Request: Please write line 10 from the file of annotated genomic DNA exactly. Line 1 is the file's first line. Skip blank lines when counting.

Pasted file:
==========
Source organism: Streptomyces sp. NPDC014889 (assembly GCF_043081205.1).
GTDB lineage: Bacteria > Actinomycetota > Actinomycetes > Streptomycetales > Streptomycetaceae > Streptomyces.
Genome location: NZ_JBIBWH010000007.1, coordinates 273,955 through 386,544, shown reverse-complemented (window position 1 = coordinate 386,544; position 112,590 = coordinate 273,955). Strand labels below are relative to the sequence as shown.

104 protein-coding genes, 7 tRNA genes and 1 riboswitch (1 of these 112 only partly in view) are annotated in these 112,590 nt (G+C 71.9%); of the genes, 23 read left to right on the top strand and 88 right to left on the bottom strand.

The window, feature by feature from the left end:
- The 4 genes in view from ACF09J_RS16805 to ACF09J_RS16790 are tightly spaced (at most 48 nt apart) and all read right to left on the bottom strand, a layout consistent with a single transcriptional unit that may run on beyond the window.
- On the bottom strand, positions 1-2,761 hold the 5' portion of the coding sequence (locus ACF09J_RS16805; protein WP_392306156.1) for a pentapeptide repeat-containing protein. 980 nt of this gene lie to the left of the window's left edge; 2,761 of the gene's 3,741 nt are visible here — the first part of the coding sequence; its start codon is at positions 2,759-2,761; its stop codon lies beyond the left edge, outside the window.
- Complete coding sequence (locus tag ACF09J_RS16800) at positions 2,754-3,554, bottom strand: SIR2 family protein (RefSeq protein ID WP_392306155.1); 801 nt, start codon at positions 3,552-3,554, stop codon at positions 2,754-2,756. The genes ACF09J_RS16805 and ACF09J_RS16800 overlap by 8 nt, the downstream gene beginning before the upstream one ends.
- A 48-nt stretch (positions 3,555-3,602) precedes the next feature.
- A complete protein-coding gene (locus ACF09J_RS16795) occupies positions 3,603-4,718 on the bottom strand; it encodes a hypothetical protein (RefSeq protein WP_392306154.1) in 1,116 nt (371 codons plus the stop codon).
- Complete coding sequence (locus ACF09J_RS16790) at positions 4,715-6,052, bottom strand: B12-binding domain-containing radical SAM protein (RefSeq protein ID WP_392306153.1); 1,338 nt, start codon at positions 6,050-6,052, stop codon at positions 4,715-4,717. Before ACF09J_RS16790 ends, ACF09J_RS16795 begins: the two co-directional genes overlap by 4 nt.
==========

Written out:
- A complete protein-coding gene (locus ACF09J_RS16795) occupies positions 3,603-4,718 on the bottom strand; it encodes a hypothetical protein (RefSeq protein WP_392306154.1) in 1,116 nt (371 codons plus the stop codon).